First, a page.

Thwarting this problem first requires assembling a new team – Shepard’s allies having moved on in her absence – for what looks set to be a suicide mission. This recruitment makes up the bulk of the game as each ally is tracked down, helped with their immediate problem and recruited, with an optional later quest to earn their loyalty that in the process improves their chances of surviving. As people singled out for recruitment for a dangerous mission they are the best of the best, with almost every new character being a super soldier, genetic experiment or elite in their chosen field in some way. They’re generally written and voiced well, with most of them interesting characters and all having some unique abilities, making the decision about who to bring along a little harder than just picking two complementary classes.

The most disappointing thing about the party members this time around is how less vocal they are. Outside of their personal quests (where they do dominate dialogue and events) there are points where they may as well not be present, which is possibly a symptom of there being so many more possible party members and combinations (increasing the amount of unique dialogue required), as well as the removal of elevator conversations or being able to elicit a comment from party members at any time. It’s particularly noticeable at certain points in the game that should be reunions between old friends but instead just have Shepard doing the talking, the choice of companion being entirely irrelevant to the conversation.


With no inventory management Shepard's armour is customised and bought in small pieces rather than looted from the battlefield, while party members have a couple of set outfits. This helps give every character a distinctive look.

(Click the image for a link to the source)

All told the main plot missions, the recruitment missions and the loyalty quests mean that that there is a lot more to the core story this time around. Side quests do still exist, mostly being smaller quests happened across while in a hub area or brief (but generally unique) missions uncovered while scanning planets for resources, but for the most part there’s a lot more in Mass Effect 2 that feels directly relevant to the main plot, rather than having Shepard avoiding the imminent threat as much as possible to help people out with comparatively trivial problems.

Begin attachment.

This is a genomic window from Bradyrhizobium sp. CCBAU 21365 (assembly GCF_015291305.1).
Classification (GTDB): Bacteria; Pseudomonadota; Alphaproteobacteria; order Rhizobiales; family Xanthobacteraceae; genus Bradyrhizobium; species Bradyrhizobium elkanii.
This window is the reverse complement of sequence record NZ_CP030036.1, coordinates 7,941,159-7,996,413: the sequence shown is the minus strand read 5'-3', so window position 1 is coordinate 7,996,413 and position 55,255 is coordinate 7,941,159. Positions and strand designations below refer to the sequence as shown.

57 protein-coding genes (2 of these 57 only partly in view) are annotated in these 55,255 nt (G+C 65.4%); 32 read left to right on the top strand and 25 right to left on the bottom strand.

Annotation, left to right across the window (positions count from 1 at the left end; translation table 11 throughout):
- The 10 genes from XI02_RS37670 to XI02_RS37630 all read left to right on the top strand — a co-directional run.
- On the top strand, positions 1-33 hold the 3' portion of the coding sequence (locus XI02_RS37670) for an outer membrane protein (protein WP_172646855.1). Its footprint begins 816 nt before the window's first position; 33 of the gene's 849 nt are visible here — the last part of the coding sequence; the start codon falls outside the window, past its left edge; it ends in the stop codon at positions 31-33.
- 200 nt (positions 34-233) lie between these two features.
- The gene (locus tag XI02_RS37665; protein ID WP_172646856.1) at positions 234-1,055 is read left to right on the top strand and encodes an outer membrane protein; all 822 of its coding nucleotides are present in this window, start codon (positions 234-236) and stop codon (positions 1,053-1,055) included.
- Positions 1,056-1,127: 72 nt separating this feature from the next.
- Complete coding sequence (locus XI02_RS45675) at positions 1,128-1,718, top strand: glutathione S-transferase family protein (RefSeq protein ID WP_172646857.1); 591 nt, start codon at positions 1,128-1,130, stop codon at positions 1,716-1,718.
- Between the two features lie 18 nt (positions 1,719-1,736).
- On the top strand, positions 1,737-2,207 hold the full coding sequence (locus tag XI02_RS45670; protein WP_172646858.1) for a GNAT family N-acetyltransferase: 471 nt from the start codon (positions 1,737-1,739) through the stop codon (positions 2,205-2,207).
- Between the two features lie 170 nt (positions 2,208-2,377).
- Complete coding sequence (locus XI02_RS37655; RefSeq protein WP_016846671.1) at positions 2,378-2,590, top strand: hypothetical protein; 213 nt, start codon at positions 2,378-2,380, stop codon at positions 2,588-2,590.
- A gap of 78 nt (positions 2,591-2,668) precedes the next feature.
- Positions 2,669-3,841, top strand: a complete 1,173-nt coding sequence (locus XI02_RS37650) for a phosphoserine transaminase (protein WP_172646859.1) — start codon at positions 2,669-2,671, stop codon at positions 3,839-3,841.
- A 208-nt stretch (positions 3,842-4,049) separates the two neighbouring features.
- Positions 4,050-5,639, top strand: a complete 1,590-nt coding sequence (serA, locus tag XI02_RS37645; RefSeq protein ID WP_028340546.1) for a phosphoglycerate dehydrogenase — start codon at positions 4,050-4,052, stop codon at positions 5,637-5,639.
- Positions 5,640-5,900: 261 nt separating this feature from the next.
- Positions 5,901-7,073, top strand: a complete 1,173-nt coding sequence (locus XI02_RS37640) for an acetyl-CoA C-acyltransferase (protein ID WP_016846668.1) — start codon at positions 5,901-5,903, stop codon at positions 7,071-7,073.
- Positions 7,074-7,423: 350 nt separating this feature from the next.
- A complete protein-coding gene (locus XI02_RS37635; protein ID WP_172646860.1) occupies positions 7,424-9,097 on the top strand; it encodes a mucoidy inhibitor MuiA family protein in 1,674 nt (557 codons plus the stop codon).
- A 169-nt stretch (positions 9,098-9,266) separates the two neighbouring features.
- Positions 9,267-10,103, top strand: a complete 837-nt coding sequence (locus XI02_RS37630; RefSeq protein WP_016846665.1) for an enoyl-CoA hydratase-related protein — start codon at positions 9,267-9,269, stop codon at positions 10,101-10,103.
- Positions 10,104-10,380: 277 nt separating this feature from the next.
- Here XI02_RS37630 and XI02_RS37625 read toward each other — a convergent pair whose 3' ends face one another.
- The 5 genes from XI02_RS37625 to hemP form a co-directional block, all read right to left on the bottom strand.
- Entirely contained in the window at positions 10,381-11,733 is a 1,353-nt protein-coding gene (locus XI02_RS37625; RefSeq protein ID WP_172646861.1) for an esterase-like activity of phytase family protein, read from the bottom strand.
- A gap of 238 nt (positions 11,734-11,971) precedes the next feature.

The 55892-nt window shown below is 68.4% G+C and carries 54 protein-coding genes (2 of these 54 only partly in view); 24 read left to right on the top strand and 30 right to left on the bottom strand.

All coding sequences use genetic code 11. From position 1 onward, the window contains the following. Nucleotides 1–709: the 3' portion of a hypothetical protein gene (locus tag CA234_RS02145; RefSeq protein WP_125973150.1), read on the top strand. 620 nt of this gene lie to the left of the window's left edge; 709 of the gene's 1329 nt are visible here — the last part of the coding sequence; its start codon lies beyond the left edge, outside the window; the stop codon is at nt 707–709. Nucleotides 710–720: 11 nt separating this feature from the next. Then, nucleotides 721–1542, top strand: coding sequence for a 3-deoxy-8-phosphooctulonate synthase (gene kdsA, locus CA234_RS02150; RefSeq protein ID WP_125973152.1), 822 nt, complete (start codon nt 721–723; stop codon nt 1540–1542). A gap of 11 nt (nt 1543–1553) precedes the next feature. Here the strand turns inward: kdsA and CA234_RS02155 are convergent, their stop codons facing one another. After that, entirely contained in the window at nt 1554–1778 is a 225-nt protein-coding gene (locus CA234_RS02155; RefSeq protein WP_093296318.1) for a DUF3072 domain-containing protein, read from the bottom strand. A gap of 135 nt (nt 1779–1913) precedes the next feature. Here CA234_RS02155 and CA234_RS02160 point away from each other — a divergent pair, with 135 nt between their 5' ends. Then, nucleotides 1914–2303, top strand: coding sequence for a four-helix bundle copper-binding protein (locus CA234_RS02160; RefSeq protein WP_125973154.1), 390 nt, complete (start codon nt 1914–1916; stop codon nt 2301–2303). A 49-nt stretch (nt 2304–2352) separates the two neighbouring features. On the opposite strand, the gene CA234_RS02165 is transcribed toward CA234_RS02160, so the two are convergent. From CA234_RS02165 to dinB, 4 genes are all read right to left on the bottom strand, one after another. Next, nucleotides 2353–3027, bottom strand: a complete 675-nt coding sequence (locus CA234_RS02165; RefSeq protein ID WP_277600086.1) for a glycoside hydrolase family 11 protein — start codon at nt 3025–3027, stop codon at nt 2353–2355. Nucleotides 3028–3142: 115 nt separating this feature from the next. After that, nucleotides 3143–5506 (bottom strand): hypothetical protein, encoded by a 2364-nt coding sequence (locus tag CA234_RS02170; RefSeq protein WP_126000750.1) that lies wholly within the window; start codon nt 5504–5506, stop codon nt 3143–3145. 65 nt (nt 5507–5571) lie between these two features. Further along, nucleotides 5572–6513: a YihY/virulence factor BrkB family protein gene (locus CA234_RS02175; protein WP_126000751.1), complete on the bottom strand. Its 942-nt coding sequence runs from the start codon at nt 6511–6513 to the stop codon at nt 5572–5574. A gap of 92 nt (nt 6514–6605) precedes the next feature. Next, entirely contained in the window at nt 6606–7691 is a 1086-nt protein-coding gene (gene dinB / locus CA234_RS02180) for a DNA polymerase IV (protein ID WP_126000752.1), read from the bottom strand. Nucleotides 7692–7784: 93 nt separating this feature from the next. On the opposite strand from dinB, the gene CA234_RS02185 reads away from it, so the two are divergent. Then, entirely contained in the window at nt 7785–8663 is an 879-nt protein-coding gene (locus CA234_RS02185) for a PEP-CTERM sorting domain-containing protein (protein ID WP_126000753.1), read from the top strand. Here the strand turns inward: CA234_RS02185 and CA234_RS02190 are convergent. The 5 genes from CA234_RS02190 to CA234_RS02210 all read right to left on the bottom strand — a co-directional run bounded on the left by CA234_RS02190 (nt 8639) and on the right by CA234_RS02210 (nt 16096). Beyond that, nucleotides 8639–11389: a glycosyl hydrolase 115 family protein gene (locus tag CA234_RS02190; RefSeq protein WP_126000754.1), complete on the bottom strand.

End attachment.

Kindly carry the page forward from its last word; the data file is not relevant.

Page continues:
Regardless of where it ultimately sits in the blurry genre lines between RPG and shooter Mass Effect 2 is an excellent example of either (or maybe both). Combat is fast and more than competent, with weapon and ally choices offering a little variety, while the lengthy plot, numerous codex entries and well-acted (and mostly well-written) dialogue further expand the universe and make it one of the most detailed settings in gaming today. Space opera doesn’t come much better.

Game of the Year status (click here to view the list): Mass Effect 2 ends Halo: Reach‘s brief time at the top. While there’s not that much difference in my fondness for the two games (or indeed for Bioshock 2 or Super Mario Galaxy 2) RPGs will likely always be my favourite genre of game. Creating my own character, being part of an epic narrative and being able to make what feel like significant choices are all things I love to do and  Mass Effect 2 hits each of those buttons, in addition to being an excellent game.


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  1. April 24, 2011 at 03:43